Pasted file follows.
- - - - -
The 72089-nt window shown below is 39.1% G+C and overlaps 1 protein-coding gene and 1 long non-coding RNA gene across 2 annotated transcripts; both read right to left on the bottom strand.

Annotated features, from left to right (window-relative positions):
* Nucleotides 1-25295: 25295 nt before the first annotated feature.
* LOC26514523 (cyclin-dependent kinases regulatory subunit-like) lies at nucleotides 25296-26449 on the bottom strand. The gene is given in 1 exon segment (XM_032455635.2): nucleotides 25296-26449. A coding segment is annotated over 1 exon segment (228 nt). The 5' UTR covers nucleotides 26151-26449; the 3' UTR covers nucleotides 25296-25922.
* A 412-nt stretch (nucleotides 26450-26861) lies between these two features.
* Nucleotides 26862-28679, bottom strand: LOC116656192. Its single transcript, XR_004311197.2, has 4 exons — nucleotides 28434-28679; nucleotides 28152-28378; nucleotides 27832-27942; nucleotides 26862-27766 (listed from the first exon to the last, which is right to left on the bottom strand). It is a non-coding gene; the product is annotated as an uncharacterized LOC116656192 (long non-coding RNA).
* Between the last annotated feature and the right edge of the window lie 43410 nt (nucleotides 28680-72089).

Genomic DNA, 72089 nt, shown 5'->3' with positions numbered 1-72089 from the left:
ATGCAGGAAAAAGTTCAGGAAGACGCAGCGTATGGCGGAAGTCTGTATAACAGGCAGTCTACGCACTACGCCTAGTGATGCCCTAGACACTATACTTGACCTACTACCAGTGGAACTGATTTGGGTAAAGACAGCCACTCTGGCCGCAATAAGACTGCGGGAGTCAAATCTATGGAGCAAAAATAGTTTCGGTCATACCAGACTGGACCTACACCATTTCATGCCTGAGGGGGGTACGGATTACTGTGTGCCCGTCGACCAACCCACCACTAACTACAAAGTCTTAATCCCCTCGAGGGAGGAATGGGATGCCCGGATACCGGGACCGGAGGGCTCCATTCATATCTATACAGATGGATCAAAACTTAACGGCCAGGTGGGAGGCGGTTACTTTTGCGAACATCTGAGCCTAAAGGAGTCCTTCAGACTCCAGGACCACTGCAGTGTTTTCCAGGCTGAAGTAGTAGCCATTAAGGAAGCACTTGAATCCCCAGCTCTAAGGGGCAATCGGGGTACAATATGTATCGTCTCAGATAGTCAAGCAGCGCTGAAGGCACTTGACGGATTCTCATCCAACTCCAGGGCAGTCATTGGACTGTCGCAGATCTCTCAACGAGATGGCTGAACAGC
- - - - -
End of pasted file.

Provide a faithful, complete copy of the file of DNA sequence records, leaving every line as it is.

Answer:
The 72089-nt window shown below is 39.1% G+C and overlaps 1 protein-coding gene and 1 long non-coding RNA gene across 2 annotated transcripts; both read right to left on the bottom strand.

Annotated features, from left to right (window-relative positions):
* Nucleotides 1-25295: 25295 nt before the first annotated feature.
* LOC26514523 (cyclin-dependent kinases regulatory subunit-like) lies at nucleotides 25296-26449 on the bottom strand. The gene is given in 1 exon segment (XM_032455635.2): nucleotides 25296-26449. A coding segment is annotated over 1 exon segment (228 nt). The 5' UTR covers nucleotides 26151-26449; the 3' UTR covers nucleotides 25296-25922.
* A 412-nt stretch (nucleotides 26450-26861) lies between these two features.
* Nucleotides 26862-28679, bottom strand: LOC116656192. Its single transcript, XR_004311197.2, has 4 exons — nucleotides 28434-28679; nucleotides 28152-28378; nucleotides 27832-27942; nucleotides 26862-27766 (listed from the first exon to the last, which is right to left on the bottom strand). It is a non-coding gene; the product is annotated as an uncharacterized LOC116656192 (long non-coding RNA).
* Between the last annotated feature and the right edge of the window lie 43410 nt (nucleotides 28680-72089).

Genomic DNA, 72089 nt, shown 5'->3' with positions numbered 1-72089 from the left:
ATGCAGGAAAAAGTTCAGGAAGACGCAGCGTATGGCGGAAGTCTGTATAACAGGCAGTCTACGCACTACGCCTAGTGATGCCCTAGACACTATACTTGACCTACTACCAGTGGAACTGATTTGGGTAAAGACAGCCACTCTGGCCGCAATAAGACTGCGGGAGTCAAATCTATGGAGCAAAAATAGTTTCGGTCATACCAGACTGGACCTACACCATTTCATGCCTGAGGGGGGTACGGATTACTGTGTGCCCGTCGACCAACCCACCACTAACTACAAAGTCTTAATCCCCTCGAGGGAGGAATGGGATGCCCGGATACCGGGACCGGAGGGCTCCATTCATATCTATACAGATGGATCAAAACTTAACGGCCAGGTGGGAGGCGGTTACTTTTGCGAACATCTGAGCCTAAAGGAGTCCTTCAGACTCCAGGACCACTGCAGTGTTTTCCAGGCTGAAGTAGTAGCCATTAAGGAAGCACTTGAATCCCCAGCTCTAAGGGGCAATCGGGGTACAATATGTATCGTCTCAGATAGTCAAGCAGCGCTGAAGGCACTTGACGGATTCTCATCCAACTCCAGGGCAGTCATTGGACTGTCGCAGATCTCTCAACGAGATGGCTGAACAGC